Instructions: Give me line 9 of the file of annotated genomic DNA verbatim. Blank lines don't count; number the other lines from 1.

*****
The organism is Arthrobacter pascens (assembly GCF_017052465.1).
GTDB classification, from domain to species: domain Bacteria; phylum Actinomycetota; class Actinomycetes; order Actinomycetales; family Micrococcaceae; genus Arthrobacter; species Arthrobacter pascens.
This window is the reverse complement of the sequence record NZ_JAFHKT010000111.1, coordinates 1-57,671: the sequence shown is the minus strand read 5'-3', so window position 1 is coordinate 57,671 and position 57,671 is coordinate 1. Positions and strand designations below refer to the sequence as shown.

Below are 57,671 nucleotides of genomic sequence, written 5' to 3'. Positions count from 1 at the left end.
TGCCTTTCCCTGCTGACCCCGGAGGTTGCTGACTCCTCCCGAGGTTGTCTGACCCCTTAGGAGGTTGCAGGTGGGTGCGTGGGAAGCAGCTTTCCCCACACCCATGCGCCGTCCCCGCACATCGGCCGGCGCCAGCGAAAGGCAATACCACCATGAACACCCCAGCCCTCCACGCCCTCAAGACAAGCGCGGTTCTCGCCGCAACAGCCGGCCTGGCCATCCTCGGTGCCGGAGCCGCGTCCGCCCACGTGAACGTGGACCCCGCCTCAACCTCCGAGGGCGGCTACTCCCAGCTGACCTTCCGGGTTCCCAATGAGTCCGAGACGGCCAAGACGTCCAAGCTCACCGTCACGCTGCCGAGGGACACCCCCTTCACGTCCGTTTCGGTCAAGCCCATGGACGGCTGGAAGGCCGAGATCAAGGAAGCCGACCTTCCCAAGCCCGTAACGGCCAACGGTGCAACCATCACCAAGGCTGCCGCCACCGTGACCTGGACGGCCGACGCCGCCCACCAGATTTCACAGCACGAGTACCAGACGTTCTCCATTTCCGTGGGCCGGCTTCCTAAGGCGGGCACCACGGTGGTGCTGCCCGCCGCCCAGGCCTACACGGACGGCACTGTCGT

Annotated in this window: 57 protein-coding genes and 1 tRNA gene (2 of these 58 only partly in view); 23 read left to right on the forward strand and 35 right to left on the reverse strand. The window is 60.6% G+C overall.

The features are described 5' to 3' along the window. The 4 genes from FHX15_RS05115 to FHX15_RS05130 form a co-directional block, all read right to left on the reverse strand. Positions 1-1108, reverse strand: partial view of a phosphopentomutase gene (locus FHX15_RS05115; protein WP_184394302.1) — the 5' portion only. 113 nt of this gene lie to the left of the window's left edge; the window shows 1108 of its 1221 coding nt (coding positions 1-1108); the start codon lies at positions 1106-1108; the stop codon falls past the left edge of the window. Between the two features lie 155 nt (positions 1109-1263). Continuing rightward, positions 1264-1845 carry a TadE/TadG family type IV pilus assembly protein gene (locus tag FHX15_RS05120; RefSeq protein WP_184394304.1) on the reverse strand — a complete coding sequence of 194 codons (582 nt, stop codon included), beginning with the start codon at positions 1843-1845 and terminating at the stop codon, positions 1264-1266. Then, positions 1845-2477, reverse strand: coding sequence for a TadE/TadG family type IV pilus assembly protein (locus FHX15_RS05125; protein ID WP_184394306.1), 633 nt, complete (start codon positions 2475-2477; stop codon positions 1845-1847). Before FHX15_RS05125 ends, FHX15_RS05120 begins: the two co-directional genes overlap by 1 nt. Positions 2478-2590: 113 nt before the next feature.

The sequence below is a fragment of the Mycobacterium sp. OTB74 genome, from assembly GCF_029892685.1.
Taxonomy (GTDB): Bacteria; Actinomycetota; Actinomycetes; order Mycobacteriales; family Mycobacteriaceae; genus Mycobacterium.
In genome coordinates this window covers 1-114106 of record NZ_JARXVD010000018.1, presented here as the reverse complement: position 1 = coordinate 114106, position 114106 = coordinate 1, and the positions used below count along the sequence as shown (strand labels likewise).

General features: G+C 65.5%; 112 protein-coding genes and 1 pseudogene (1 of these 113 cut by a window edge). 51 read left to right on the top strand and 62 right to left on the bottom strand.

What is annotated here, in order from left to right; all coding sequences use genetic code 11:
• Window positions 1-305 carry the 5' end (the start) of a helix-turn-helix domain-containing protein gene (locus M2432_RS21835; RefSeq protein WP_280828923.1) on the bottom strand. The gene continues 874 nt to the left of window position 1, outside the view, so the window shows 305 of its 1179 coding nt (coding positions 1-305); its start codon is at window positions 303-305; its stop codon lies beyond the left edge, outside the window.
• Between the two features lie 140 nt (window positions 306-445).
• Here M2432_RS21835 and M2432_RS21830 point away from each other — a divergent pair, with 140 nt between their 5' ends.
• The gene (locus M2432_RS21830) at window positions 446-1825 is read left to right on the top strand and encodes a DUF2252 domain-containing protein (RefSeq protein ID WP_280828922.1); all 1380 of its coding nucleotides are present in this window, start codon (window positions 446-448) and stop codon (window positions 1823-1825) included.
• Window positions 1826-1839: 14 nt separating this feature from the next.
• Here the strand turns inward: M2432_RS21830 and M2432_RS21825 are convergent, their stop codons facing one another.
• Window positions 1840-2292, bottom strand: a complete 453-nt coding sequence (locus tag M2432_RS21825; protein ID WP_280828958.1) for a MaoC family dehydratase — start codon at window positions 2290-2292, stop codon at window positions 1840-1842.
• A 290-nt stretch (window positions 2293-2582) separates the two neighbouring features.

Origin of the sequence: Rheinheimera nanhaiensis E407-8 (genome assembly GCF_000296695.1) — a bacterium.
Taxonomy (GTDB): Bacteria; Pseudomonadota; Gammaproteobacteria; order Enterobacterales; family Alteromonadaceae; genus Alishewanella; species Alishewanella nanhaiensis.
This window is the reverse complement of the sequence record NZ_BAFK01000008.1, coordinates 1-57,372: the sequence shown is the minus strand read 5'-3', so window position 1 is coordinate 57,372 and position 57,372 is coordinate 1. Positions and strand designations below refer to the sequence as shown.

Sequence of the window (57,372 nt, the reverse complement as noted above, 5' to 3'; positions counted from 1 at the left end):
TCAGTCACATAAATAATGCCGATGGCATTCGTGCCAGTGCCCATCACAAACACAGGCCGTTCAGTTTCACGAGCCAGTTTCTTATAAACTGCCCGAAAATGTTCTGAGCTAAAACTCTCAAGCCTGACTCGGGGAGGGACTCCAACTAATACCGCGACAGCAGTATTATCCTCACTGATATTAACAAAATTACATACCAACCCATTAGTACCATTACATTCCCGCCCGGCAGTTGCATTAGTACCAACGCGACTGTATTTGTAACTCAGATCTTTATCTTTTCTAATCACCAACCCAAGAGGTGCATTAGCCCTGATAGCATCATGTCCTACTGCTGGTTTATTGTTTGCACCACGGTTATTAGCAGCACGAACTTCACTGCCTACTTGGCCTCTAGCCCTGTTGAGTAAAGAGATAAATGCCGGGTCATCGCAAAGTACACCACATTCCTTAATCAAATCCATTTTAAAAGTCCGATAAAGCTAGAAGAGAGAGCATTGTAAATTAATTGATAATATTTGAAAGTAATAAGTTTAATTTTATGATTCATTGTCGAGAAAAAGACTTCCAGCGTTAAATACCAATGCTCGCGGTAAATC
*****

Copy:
Taxonomy (GTDB): Bacteria; Actinomycetota; Actinomycetes; order Mycobacteriales; family Mycobacteriaceae; genus Mycobacterium.